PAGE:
Heaping accolades on yourself and bragging about your amazing skills may not come easily to you, but sometimes your job requires it. Some managers ask employees to review their own performance, usually in addition to a supervisor's evaluation. A self review helps managers understand how satisfied, productive and self-aware employees are --- or at least think they are. When you write a self-evaluation, honesty is the best policy -- but tailor your review so it focuses on your greatest strengths.
Cite specific, detailed work examples in your performance review. Include precise numbers or metrics whenever possible, such as how many workers you supervise, how many projects you have completed on time, how many new clients you brought to the company and how much merchandise you sold. Avoid using vague adjectives, such as large, plentiful and sufficient. Quantifiable information is more impressive. Keep running tallies and maintain weekly reports so you're ready when review time rolls around.
Provide details that show you completed projects on time. List achievements from the entire previous year -- or since your last review. Managers will be less concerned with how you completed a task; they simply want to make sure you got the job done on time. If the job required you to meet deadlines, include those successes in your review. Include customer, client and patient customer service reviews if they directly relate to your ability to provide fast and effective service. It never hurts to include a praiseworthy letter from a client if it makes you look like a superstar.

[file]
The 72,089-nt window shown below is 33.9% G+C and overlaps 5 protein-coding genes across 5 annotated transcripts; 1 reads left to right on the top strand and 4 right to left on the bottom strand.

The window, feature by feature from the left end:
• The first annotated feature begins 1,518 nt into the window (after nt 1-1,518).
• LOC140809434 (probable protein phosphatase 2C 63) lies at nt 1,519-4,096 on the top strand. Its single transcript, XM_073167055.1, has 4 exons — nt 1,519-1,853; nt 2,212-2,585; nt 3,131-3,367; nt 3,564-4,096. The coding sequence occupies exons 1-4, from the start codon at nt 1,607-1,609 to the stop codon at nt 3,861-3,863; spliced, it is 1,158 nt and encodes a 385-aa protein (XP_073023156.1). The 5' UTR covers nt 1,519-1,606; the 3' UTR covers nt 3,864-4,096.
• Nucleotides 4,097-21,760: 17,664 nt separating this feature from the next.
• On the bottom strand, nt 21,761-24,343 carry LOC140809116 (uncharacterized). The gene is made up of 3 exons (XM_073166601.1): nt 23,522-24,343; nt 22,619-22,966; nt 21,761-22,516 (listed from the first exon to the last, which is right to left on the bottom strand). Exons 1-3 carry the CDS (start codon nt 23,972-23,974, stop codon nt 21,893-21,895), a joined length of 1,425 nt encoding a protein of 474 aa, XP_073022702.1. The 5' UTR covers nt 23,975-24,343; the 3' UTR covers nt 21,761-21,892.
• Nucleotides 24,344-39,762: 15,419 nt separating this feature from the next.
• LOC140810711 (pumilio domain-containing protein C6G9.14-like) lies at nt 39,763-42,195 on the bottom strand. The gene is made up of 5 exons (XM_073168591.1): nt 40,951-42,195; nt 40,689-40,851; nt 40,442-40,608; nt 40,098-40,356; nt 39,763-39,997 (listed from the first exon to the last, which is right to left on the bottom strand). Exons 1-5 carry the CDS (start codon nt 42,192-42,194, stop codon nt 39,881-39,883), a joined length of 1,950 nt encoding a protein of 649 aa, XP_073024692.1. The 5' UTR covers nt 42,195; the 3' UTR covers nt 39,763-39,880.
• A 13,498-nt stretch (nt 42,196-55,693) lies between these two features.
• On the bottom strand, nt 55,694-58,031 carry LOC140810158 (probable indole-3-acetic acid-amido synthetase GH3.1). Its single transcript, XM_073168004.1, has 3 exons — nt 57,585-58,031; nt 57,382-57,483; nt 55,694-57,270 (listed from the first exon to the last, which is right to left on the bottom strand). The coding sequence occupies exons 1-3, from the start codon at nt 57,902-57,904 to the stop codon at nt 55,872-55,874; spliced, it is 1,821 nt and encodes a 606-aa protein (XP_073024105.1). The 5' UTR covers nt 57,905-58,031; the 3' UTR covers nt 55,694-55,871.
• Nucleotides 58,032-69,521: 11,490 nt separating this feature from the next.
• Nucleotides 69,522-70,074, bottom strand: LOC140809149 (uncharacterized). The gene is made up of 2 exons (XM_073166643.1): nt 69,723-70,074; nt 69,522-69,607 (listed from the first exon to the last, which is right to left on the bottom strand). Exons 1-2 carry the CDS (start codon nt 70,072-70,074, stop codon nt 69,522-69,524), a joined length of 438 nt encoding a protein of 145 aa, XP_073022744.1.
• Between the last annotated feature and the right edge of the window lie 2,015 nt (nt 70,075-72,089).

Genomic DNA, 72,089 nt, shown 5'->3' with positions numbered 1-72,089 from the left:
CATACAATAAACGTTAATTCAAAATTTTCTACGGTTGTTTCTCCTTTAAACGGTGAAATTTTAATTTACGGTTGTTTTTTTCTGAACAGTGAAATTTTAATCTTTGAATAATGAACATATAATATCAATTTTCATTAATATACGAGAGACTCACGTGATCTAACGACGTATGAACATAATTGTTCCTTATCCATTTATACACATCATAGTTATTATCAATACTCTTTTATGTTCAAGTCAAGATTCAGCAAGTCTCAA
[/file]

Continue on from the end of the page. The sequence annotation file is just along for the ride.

List ways that you overcame workplace struggles. Managers appreciate a worker's ability to overcome obstacles. Show your boss that you can handle conflicts with co-workers, difficulties with subordinates, tensions with clients, technical malfunctions and budget constraints, without sacrificing productivity.
Describe positive feedback from your co-workers. Obviously, your goal is to include only flattering comments, but avoid platitudes. Ask co-workers to write notes of praise. A self-evaluation is the perfect opportunity to convince your boss that she can't live without you, and that you deserve a raise.
As curriculum developer and educator, Kristine Tucker has enjoyed the plethora of English assignments she's read (and graded!) over the years. Her experiences as vice-president of an energy consulting firm have given her the opportunity to explore business writing and HR. Tucker has a BA and holds Ohio teaching credentials.